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Korea Maritime University Recognizes Daisaku Ikeda for Contributions to Peace, Culture and Education

Korea Maritime University President Oh Keo Don (right) presents Mr. Ikeda (left) with certificate appointing him University Professor

On April 2, 2009, Korea Maritime University (KMU) in Busan, South Korea, presented Daisaku Ikeda, Soka Schools and Soka University founder and SGI president, with a plaque of appreciation for his contributions to strengthening friendship between Korea and Japan, as well as appointing him University Professor of the Korean institute in recognition of his efforts and achievements. A delegation from the university led by President Oh Keo Don and Dean of Students Yea Byeong Deok travelled to Japan to make the appointment, which followed a combined entrance ceremony for Soka University and Soka Women's College. Also in attendance at the ceremony was a delegation of the All-China Youth Federation, in Japan on an exchange visit, and Dr. Michael von Brück, chair of Comparative Religious Studies at the University of Munich in Germany who was on a research trip to Japan.

In his conferral speech, KMU President Oh stated that Mr. Ikeda was being recognized for his dedication to developing diplomatic and cultural relations between Japan and Korea, which have remained strained by the effects of Japanese imperialism during the first half of the twentieth century. Describing KMU's aims to expand the frontiers of maritime study, Prof. Oh expressed his hopes to further academic exchanges between his university and Soka University, and have Mr. Ikeda present a special lecture at the Korean university at some future date.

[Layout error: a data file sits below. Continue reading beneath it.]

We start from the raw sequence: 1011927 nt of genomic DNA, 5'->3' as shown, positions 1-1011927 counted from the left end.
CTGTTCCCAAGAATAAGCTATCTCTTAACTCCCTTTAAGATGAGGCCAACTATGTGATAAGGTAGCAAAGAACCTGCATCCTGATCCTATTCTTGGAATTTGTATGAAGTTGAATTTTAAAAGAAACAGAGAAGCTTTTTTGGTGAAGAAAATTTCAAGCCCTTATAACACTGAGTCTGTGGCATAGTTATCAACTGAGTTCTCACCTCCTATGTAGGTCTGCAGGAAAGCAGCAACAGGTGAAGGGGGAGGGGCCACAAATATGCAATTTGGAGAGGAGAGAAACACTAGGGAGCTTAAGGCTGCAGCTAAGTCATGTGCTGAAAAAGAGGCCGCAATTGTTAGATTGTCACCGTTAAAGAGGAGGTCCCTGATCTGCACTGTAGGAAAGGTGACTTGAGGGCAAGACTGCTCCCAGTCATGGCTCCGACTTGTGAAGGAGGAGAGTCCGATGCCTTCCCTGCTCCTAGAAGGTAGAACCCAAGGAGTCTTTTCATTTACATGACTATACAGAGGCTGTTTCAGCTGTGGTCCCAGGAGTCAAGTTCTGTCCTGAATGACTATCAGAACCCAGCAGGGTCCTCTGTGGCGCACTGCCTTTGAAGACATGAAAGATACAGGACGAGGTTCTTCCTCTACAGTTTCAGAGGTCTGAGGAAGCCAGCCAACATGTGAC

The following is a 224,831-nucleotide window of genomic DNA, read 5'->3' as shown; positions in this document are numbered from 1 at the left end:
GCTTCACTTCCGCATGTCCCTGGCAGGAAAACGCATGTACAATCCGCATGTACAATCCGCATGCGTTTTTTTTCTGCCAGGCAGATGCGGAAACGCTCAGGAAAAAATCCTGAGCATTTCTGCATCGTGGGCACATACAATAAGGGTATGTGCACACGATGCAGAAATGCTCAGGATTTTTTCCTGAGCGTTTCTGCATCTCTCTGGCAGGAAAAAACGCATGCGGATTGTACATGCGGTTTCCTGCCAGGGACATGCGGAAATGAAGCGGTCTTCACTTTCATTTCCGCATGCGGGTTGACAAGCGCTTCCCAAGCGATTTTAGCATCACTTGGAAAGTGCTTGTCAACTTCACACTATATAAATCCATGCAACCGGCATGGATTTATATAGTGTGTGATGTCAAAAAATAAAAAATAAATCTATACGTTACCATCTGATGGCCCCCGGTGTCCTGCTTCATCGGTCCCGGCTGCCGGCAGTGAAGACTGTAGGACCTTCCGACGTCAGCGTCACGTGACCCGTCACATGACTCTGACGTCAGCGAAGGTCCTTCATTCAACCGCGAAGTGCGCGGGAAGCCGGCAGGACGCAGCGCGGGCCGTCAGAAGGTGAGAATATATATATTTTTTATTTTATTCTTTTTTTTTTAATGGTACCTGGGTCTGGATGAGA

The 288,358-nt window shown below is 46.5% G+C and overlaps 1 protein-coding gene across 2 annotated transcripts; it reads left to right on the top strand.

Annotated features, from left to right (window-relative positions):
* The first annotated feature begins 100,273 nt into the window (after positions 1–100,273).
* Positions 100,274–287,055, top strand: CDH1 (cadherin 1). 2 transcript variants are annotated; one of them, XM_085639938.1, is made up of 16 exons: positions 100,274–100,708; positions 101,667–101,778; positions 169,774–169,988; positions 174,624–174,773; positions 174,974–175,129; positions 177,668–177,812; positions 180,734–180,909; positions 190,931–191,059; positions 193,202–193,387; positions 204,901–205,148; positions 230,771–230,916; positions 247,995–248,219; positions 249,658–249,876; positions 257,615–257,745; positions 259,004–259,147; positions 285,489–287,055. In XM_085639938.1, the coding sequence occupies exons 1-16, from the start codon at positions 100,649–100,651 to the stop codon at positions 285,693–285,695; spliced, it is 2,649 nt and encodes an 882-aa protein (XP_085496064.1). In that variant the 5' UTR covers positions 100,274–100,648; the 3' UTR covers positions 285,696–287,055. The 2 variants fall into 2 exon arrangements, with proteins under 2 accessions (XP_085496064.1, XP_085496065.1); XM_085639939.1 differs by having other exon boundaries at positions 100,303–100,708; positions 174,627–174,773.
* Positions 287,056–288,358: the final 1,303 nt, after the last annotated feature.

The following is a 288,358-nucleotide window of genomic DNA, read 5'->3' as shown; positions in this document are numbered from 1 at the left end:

Established in 1945, KMU is one of the earliest national post-secondary educational institutions in South Korea and has established itself as a leader in ocean exploration and development internationally. It enrolls over 10,000 students in its four colleges--maritime sciences, ocean science and technology, engineering and international studies.

In his speech, Mr. Ikeda referred to Yi Su-kwang (1563-1628), a Korean philosopher, who stated that the eyes serve as the "banner" of the mind: if one views something lofty, one's mind is elevated; if one views something ignoble, one's mind becomes base; if one perceives truth, one's mind will become genuine. Sharing these words with the entering students, Mr. Ikeda recalled his teacher, second Soka Gakkai President Josei Toda, who gave his all to fostering young people and strictly encouraged them, in, for example, their reading habits, to always seek that which is lofty and sublime, and to avoid the influence of the shallow and the vulgar.

Expressing appreciation for the honor from KMU, Mr. Ikeda commended President Oh for fostering capable individuals in the maritime sciences. He commented that Mr. Toda had once described the ocean as a looming obstacle to the faint-hearted but a causeway into the world for youth who continue to challenge themselves. Mr. Ikeda called on the students to advance with cheerful courage and an adventurous and enterprising spirit.

[Adapted from an article in the April 3, 2009, issue of the Seikyo Shimbun, Soka Gakkai, Japan]